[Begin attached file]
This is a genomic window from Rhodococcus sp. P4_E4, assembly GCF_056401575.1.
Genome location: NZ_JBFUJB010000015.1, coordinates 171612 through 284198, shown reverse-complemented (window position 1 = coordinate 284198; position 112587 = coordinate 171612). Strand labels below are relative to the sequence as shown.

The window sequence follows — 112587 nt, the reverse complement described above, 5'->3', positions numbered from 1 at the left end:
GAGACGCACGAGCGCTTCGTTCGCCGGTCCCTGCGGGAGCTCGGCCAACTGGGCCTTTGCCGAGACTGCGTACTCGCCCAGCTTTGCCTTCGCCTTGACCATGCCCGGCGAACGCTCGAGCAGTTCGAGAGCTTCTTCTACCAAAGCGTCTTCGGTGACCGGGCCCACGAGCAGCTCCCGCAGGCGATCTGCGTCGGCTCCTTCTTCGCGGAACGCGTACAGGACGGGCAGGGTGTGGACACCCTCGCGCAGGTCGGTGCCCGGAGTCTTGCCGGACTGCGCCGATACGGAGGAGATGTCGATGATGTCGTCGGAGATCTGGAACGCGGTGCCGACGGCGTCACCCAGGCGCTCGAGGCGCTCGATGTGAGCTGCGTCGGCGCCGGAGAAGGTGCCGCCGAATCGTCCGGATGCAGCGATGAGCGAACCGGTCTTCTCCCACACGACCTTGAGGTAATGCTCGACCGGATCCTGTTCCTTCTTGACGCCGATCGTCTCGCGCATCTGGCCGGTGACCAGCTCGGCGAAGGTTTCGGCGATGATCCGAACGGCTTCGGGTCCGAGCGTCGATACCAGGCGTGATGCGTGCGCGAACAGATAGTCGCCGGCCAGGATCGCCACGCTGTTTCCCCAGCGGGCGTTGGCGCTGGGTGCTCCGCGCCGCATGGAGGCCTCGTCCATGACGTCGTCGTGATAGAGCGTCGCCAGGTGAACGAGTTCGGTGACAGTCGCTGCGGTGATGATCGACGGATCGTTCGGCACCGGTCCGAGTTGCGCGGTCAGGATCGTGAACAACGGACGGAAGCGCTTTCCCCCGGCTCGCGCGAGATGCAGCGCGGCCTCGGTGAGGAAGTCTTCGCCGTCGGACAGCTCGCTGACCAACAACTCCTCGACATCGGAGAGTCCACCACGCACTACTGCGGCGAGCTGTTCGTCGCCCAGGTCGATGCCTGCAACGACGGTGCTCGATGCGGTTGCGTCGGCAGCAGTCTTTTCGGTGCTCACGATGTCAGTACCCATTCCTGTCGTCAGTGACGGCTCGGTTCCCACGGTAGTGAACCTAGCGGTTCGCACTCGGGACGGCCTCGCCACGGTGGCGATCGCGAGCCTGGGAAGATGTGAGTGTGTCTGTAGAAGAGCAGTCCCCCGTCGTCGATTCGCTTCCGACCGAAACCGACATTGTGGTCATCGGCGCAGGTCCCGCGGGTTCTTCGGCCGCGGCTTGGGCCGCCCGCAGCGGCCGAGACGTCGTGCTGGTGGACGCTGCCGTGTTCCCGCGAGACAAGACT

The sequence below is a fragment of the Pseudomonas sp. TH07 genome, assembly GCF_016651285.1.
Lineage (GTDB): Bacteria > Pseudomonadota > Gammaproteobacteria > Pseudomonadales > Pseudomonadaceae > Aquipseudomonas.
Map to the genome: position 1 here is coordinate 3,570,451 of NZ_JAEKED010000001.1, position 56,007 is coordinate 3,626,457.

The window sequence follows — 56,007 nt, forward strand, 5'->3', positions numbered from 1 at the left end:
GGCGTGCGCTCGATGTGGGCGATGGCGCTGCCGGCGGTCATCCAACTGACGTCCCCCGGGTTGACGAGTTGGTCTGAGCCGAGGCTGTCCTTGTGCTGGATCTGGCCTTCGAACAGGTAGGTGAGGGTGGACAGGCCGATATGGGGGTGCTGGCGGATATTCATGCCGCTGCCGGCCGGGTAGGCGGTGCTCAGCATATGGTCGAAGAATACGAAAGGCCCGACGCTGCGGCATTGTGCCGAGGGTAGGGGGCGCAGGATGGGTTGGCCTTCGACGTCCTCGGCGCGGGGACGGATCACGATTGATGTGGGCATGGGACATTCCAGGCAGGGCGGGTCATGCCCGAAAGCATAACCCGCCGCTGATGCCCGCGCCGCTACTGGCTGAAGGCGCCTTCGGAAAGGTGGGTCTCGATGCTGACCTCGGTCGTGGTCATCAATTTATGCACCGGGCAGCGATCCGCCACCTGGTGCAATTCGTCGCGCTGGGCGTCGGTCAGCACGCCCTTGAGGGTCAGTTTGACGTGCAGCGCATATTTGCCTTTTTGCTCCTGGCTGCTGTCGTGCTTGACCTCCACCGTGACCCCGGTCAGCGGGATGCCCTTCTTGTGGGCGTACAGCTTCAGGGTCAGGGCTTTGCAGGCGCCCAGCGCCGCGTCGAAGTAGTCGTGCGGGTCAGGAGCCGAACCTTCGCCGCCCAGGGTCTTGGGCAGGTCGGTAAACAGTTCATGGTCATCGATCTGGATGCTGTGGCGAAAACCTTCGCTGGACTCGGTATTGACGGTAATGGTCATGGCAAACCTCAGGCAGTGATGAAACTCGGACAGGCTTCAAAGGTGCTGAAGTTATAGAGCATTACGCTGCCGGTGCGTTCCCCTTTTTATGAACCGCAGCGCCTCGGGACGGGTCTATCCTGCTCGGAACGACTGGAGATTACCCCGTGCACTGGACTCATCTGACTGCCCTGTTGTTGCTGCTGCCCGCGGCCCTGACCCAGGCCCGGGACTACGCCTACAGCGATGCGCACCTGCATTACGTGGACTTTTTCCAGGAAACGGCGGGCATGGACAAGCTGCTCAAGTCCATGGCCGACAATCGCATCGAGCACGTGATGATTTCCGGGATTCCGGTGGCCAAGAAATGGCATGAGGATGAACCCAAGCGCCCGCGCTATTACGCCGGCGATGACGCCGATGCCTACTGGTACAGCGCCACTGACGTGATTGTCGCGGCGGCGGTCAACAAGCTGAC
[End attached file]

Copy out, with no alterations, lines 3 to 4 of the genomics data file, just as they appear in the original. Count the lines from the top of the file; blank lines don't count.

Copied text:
The window sequence follows — 112587 nt, the reverse complement described above, 5'->3', positions numbered from 1 at the left end:
GAGACGCACGAGCGCTTCGTTCGCCGGTCCCTGCGGGAGCTCGGCCAACTGGGCCTTTGCCGAGACTGCGTACTCGCCCAGCTTTGCCTTCGCCTTGACCATGCCCGGCGAACGCTCGAGCAGTTCGAGAGCTTCTTCTACCAAAGCGTCTTCGGTGACCGGGCCCACGAGCAGCTCCCGCAGGCGATCTGCGTCGGCTCCTTCTTCGCGGAACGCGTACAGGACGGGCAGGGTGTGGACACCCTCGCGCAGGTCGGTGCCCGGAGTCTTGCCGGACTGCGCCGATACGGAGGAGATGTCGATGATGTCGTCGGAGATCTGGAACGCGGTGCCGACGGCGTCACCCAGGCGCTCGAGGCGCTCGATGTGAGCTGCGTCGGCGCCGGAGAAGGTGCCGCCGAATCGTCCGGATGCAGCGATGAGCGAACCGGTCTTCTCCCACACGACCTTGAGGTAATGCTCGACCGGATCCTGTTCCTTCTTGACGCCGATCGTCTCGCGCATCTGGCCGGTGACCAGCTCGGCGAAGGTTTCGGCGATGATCCGAACGGCTTCGGGTCCGAGCGTCGATACCAGGCGTGATGCGTGCGCGAACAGATAGTCGCCGGCCAGGATCGCCACGCTGTTTCCCCAGCGGGCGTTGGCGCTGGGTGCTCCGCGCCGCATGGAGGCCTCGTCCATGACGTCGTCGTGATAGAGCGTCGCCAGGTGAACGAGTTCGGTGACAGTCGCTGCGGTGATGATCGACGGATCGTTCGGCACCGGTCCGAGTTGCGCGGTCAGGATCGTGAACAACGGACGGAAGCGCTTTCCCCCGGCTCGCGCGAGATGCAGCGCGGCCTCGGTGAGGAAGTCTTCGCCGTCGGACAGCTCGCTGACCAACAACTCCTCGACATCGGAGAGTCCACCACGCACTACTGCGGCGAGCTGTTCGTCGCCCAGGTCGATGCCTGCAACGACGGTGCTCGATGCGGTTGCGTCGGCAGCAGTCTTTTCGGTGCTCACGATGTCAGTACCCATTCCTGTCGTCAGTGACGGCTCGGTTCCCACGGTAGTGAACCTAGCGGTTCGCACTCGGGACGGCCTCGCCACGGTGGCGATCGCGAGCCTGGGAAGATGTGAGTGTGTCTGTAGAAGAGCAGTCCCCCGTCGTCGATTCGCTTCCGACCGAAACCGACATTGTGGTCATCGGCGCAGGTCCCGCGGGTTCTTCGGCCGCGGCTTGGGCCGCCCGCAGCGGCCGAGACGTCGTGCTGGTGGACGCTGCCGTGTTCCCGCGAGACAAGACT